Stock Market Today: Shakeup for Alphabet; JetBlue Merger?

On Monday and Tuesday, stocks took a hit as investors worried about a deteriorating trade situation with China. However, they were singing a different tune in the stock market today. Equities jumped higher on Wednesday as trade tensions cooled off.

As we mentioned yesterday, the situation is simple (although frustrating). Either the trade talk will worsen in the coming days and weeks and stocks will fall, or they will improve and equities can rebound.

At least for a day, the feeling on Wall Street is a bit more optimistic.

Movers in the Stock Market Today

Alphabet (NASDAQ:GOOG, NASDAQ:GOOGL) founders Larry Page and Sergey Brin announced they will be stepping down from their top executive positions at Google’s parent company. While they are stepping down, it doesn’t mean that they are giving up control. They will still have voting control and serve on Alphabet’s board of directors.

This change comes at an interesting time for Alphabet, as antitrust concerns linger and as regulators take a closer look at the company’s practices. Replacing Page as Alphabet’s CEO is Sundar Pichai, who currently serves as the CEO of Google. He will now be the CEO for both units.

Alphabet, which rallied 1.9% on the day, isn’t the only company with a shakeup.

Expedia (NASDAQ:EXPE) announced the immediate resignation of CEO Mark Ekerstrom and CFO Alan Pickerill. The board is still determining who will take over the roles, but in the meantime Chairman Barry Diller and Vice Chairman Peter Kern are managing the day-to-day operations. Chief Strategy Officer Eric Hart is acting as current CFO.

Expedia also announced an additional 20 million shares for its buyback program, which has 9 million shares remaining on its current repurchasing plan. This likely helped push the stock higher, with shares of EXPE up 6.2% Wednesday.

JetBlue (NASDAQ:JBLU) once again finds itself the subject of merger speculation. This time Delta Air Lines (NYSE:DAL) is the rumored buyer. Investors are intrigued by the news of both JetBlue and Delta backing out of an upcoming conference hosted by Buckingham Research next week. The speculation has JetBlue trading higher by 2.8%.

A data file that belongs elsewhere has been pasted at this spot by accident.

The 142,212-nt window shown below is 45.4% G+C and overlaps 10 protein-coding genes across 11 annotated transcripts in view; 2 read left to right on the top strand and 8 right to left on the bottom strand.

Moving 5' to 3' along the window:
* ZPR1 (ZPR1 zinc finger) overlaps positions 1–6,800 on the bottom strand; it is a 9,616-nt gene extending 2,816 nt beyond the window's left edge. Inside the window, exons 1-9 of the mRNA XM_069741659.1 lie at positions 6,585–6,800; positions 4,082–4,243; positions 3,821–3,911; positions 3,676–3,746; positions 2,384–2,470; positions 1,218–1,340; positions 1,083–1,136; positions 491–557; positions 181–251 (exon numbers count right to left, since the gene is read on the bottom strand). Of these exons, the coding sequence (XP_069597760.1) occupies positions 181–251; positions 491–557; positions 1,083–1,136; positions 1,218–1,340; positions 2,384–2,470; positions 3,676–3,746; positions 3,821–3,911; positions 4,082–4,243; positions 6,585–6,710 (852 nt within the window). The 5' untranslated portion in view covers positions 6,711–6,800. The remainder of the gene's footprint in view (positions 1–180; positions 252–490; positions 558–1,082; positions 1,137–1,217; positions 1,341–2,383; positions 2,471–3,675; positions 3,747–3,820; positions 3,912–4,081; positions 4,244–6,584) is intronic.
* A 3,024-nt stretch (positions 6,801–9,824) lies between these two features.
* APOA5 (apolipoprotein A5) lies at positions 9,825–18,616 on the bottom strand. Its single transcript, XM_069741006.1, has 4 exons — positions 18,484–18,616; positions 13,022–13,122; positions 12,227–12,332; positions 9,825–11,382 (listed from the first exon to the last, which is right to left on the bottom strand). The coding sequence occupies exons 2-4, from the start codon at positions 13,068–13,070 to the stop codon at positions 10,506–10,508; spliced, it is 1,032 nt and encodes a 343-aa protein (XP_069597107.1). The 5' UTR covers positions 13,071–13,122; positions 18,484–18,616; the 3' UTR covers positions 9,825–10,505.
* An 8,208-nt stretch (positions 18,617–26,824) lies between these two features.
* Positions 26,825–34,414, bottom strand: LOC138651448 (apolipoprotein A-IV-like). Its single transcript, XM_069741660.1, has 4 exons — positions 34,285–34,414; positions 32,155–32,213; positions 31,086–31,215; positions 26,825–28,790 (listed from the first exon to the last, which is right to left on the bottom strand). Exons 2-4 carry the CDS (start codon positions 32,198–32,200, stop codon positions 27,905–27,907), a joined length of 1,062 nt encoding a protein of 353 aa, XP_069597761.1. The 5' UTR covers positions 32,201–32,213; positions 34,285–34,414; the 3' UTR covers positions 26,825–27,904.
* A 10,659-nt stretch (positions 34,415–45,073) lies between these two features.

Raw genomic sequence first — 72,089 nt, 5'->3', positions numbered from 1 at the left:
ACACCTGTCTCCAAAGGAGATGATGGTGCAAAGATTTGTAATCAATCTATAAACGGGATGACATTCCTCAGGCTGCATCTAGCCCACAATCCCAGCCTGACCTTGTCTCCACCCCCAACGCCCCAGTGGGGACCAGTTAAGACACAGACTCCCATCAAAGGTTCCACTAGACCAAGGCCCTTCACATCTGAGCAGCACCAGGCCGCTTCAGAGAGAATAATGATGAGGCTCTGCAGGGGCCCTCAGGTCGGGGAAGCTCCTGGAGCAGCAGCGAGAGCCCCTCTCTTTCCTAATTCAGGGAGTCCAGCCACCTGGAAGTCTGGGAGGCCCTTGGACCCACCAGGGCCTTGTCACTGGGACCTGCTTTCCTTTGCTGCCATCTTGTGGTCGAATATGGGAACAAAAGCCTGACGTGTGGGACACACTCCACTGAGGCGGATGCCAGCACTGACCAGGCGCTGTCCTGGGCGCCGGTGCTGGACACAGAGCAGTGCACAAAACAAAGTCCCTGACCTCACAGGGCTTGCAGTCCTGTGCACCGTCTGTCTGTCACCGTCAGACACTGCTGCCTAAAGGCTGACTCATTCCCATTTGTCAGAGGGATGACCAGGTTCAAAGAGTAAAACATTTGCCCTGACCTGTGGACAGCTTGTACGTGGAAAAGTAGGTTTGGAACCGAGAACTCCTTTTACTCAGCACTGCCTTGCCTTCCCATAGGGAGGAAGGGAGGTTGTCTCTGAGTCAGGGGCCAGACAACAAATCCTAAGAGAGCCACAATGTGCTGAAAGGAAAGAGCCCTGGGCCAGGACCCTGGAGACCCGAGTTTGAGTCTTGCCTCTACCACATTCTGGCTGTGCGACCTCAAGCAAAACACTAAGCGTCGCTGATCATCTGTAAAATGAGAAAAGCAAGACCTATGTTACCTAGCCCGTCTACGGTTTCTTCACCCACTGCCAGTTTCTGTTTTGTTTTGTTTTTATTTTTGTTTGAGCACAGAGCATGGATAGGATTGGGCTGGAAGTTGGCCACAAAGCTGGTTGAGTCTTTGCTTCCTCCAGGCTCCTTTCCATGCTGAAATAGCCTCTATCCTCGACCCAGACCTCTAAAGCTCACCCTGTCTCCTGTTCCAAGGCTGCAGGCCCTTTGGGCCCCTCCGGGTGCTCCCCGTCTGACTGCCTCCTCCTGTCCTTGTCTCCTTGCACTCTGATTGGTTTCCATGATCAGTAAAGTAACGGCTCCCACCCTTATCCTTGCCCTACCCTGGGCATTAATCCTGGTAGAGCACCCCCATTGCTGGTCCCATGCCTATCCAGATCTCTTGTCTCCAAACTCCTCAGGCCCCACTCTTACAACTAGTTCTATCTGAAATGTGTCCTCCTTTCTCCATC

Ballast Point, a big name in the San Diego beer scene, has been sold for the second time in the last four years. Back in 2015 Constellation Brands (NYSE:STZ) acquired Ballast Point for $1 billion. Now, Kings & Convicts Brewing bought the company for an undisclosed amount. The deal is expected to be finalized by the end of 2020.

Robinhood just topped 10 million accounts. The millennial-fueled broker is showing rapid growth over the years, growing from just 1 million accounts in 2016 and 6 million accounts in 2018.

Clearly Robinhood’s momentum has had an impact. Just a few months ago, Charles Schwab (NYSE:SCHW) cut its online stock-trade commissions down to zero. E*Trade (NASDAQ:ETFC) and TD Ameritrade (NASDAQ:AMTD) quickly followed suit. Then SCHW announced it will acquire AMTD.

Worth pointing out is that a combined AMTD and SCHW would have about 24 million customers. Think about that against Robinhood’s growth for a second.

Earnings Roundup

There were a few earnings movers on the day, starting with Campbell’s Soup (NYSE:CPB). The company earned 78 cents per share in its fiscal first quarter, 7 cents better than expected. However, revenue of $2.18 billion declined 90 basis points year-over-year and missed estimates by $20 million.

Despite a decline in organic sales, roughly in-line guidance was enough to push CPB to new 52-week highs.

Salesforce (NYSE:CRM) slumped on Wednesday, falling more than 3%. It wasn’t a big decline, but that’s because one may not be warranted — even if CRM does have a history of volatility.

The company beat on earnings and revenue expectations, but guidance is causing investors to hesitate. While management’s outlook for the current quarter’s revenue was slightly above expectations — at $4.74 billion to $4.75 billion vs. estimates of $4.73 billion — earnings came up short. Management expects earnings of 54 to 55 cents per share in Q4 vs. consensus expectations of 61 cents per share.

That’s been kind of the vibe in cloud stocks, though. Workday (NASDAQ:WDAY) also took a tumble despite better-than-expected earnings and revenue results. While management’s outlook for next quarter was strong and they raised their full-year fiscal 2020 outlook, investors are concerned about the next fiscal year of subscription growth.

Bret Kenwell is the manager and author of Future Blue Chips and is on Twitter @BretKenwell. As of this writing, Bret Kenwell is long GOOGL. 

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